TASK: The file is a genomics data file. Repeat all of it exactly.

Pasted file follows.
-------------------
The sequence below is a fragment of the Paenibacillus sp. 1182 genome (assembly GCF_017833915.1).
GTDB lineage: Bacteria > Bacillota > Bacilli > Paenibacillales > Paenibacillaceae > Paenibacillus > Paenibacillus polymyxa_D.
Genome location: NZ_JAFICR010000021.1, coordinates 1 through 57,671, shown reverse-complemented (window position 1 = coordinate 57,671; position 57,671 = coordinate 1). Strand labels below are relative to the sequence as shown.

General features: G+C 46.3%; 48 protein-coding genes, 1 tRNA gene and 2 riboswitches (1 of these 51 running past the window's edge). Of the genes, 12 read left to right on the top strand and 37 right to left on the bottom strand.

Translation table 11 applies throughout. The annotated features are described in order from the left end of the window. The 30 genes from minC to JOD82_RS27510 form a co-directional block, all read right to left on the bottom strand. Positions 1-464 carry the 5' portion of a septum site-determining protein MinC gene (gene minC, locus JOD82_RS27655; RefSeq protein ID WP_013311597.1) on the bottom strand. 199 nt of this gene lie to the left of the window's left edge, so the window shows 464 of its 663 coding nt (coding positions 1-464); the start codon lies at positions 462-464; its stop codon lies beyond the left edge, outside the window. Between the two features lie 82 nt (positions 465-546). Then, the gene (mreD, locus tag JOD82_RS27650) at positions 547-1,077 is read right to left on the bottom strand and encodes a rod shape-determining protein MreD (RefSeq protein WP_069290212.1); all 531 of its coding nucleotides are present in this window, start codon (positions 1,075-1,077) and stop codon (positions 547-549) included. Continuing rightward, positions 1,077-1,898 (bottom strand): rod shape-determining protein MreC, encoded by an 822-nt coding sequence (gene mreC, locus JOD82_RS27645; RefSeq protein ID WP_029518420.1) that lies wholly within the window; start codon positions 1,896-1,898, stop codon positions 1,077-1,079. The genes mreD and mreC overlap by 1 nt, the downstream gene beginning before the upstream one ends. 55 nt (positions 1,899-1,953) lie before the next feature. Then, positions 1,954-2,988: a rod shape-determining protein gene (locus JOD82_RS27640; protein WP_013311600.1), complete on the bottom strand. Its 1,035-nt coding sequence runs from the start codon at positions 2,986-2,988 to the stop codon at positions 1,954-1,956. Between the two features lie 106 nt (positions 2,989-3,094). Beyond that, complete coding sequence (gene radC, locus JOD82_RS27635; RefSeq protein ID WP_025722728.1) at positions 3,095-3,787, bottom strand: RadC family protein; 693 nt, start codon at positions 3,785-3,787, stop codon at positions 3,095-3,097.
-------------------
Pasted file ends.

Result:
The sequence below is a fragment of the Paenibacillus sp. 1182 genome (assembly GCF_017833915.1).
GTDB lineage: Bacteria > Bacillota > Bacilli > Paenibacillales > Paenibacillaceae > Paenibacillus > Paenibacillus polymyxa_D.
Genome location: NZ_JAFICR010000021.1, coordinates 1 through 57,671, shown reverse-complemented (window position 1 = coordinate 57,671; position 57,671 = coordinate 1). Strand labels below are relative to the sequence as shown.

General features: G+C 46.3%; 48 protein-coding genes, 1 tRNA gene and 2 riboswitches (1 of these 51 running past the window's edge). Of the genes, 12 read left to right on the top strand and 37 right to left on the bottom strand.

Translation table 11 applies throughout. The annotated features are described in order from the left end of the window. The 30 genes from minC to JOD82_RS27510 form a co-directional block, all read right to left on the bottom strand. Positions 1-464 carry the 5' portion of a septum site-determining protein MinC gene (gene minC, locus JOD82_RS27655; RefSeq protein ID WP_013311597.1) on the bottom strand. 199 nt of this gene lie to the left of the window's left edge, so the window shows 464 of its 663 coding nt (coding positions 1-464); the start codon lies at positions 462-464; its stop codon lies beyond the left edge, outside the window. Between the two features lie 82 nt (positions 465-546). Then, the gene (mreD, locus tag JOD82_RS27650) at positions 547-1,077 is read right to left on the bottom strand and encodes a rod shape-determining protein MreD (RefSeq protein WP_069290212.1); all 531 of its coding nucleotides are present in this window, start codon (positions 1,075-1,077) and stop codon (positions 547-549) included. Continuing rightward, positions 1,077-1,898 (bottom strand): rod shape-determining protein MreC, encoded by an 822-nt coding sequence (gene mreC, locus JOD82_RS27645; RefSeq protein ID WP_029518420.1) that lies wholly within the window; start codon positions 1,896-1,898, stop codon positions 1,077-1,079. The genes mreD and mreC overlap by 1 nt, the downstream gene beginning before the upstream one ends. 55 nt (positions 1,899-1,953) lie before the next feature. Then, positions 1,954-2,988: a rod shape-determining protein gene (locus JOD82_RS27640; protein WP_013311600.1), complete on the bottom strand. Its 1,035-nt coding sequence runs from the start codon at positions 2,986-2,988 to the stop codon at positions 1,954-1,956. Between the two features lie 106 nt (positions 2,989-3,094). Beyond that, complete coding sequence (gene radC, locus JOD82_RS27635; RefSeq protein ID WP_025722728.1) at positions 3,095-3,787, bottom strand: RadC family protein; 693 nt, start codon at positions 3,785-3,787, stop codon at positions 3,095-3,097.